Spring and Summer Subsistence Waterfowl Hunting

Northwest Arctic Region

This is a brief summary of some of the key regulations for spring/summer subsistence bird hunting in the Northwest Arctic region. Please consult the full regulations on the Alaska Migratory Bird Co-Management Council website or call our office if you have questions or if you hunt in another area.

Migratory bird hunting in the fall (beginning September 1) is governed by a different set of regulations. Please check with the Alaska Department of Fish & Game for seasons, bag limits and other rules.

Who Can Hunt?

  • All permanent residents of Northwest Alaska - both Native and non-Native - who have lived in the area for the previous 12 months can harvest migratory birds and eggs for subsistence in the spring and summer.
  • Immediate family members who live in non-subsistence areas may be invited to assist in hunting by a local village council. Contact us if you’d like more information on this process.

Licenses and Equipment

  • You need a hunting license if you are age 18 or older. Low-income hunting licenses and elders’ lifetime licenses are available.
  • Federal duck stamps are no longer required to participate in the spring/summer harvest.
  • You need a State duck stamp ($5) if you are 18 or older. (Exception: Disabled veterans, hunters 60 years and older, and hunters with a low-income license do not need a state duck stamp.) State duck stamps are valid from April 2 - Jan. 31.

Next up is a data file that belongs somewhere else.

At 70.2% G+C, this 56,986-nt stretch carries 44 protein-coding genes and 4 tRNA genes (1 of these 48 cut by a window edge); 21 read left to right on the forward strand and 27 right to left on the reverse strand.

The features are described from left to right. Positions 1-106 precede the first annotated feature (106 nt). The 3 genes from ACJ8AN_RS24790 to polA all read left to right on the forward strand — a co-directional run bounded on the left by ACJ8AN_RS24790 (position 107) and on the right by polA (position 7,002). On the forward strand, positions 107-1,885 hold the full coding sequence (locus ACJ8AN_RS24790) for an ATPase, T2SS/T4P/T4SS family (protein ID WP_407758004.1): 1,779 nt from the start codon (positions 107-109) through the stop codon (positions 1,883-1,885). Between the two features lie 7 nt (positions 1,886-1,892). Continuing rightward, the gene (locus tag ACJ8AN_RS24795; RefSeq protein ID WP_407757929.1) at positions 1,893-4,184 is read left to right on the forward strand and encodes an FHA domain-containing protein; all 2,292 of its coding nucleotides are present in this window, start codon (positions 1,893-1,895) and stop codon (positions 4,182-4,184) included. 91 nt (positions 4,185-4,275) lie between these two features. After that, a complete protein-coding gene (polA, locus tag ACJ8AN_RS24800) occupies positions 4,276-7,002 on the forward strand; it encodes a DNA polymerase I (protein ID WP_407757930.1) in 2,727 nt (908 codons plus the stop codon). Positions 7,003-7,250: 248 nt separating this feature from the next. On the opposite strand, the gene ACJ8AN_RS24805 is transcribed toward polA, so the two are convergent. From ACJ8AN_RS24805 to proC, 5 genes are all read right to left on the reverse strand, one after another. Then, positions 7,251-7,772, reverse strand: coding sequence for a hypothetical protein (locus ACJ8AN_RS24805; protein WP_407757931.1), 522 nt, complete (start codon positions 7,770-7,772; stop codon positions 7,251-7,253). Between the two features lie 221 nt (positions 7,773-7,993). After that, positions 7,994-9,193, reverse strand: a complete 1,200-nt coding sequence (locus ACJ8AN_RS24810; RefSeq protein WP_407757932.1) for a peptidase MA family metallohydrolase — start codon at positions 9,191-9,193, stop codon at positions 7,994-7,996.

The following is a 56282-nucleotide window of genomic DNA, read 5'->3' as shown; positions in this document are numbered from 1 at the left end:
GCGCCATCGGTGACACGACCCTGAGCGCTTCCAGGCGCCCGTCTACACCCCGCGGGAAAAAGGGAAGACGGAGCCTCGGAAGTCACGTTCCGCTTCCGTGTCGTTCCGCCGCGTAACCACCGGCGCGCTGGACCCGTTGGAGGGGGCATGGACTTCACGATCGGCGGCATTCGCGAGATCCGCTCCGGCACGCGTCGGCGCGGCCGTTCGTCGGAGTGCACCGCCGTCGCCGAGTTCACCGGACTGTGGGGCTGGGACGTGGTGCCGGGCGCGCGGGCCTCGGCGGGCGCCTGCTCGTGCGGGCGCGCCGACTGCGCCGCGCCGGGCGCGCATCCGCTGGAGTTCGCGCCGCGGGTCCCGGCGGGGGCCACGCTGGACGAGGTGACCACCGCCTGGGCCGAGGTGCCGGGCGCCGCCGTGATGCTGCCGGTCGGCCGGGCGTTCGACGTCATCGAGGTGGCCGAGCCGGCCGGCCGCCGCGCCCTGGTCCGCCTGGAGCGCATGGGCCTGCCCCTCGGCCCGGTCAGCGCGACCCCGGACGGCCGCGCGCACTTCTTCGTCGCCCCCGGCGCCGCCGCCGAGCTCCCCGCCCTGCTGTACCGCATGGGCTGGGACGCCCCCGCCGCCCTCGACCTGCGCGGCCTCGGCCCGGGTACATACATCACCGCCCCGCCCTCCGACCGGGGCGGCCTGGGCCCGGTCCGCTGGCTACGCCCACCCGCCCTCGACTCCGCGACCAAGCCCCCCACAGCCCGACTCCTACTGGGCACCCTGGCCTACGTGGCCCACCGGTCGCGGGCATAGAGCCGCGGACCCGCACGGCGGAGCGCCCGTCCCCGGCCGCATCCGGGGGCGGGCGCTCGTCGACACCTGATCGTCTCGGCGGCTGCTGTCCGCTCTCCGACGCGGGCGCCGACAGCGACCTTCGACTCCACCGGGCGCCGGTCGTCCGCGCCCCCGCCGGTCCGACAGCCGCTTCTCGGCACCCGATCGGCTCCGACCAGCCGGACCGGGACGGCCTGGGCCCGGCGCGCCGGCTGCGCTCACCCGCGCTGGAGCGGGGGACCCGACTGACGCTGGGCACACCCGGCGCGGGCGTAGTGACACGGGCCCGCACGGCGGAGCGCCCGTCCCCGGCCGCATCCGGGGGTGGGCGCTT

• Both rifles and shotguns (no larger than 10 gauge) may be used. You do not have to plug your shotgun.
  • No lead shot may be used. Lead can be toxic to wildlife & people.
  • You are not allowed to have lead shot with you while hunting for migratory birds.


Migratory birds can be hunted during three seasons in the spring and summer:

  • April 2 - June14
  • July 1 - July 15 (only molting, non-nesting waterfowl)
  • July 16 - August 31

Eggs can be gathered during two seasons:

  • April 2 - June 14 (geese, ducks and other waterfowl eggs)
  • May 20 - July 12 (gulls, crowbills, puffins and other seabird eggs)

During the season you may hunt any time, 24 hours per day.

What Can Be Harvested?

As a customary and traditional hunt, there are no bag limits on the number of birds that can be taken, as long as the harvest is not wasteful. However, these species are closed to hunting and egg gathering due to low numbers:

  • Tuutlik (Yellow-billed Loon)
  • Qavaasuk (Spectacled Eiders
  • Iñniqaaqtuq (Steller’s Eiders)
  • Emperor Geese (Liġliqpak - pictured to the left) are closed to egg gathering due to low numbers.

Migratory birds may be taken only for human consumption. Taxidermy is not allowed and migratory birds and eggs can’t be bought or sold.

A rule change to allow nonedible parts of some migratory birds to be used in Alaska Native handicrafts was adopted in 2017. Please contact us if you would like more information.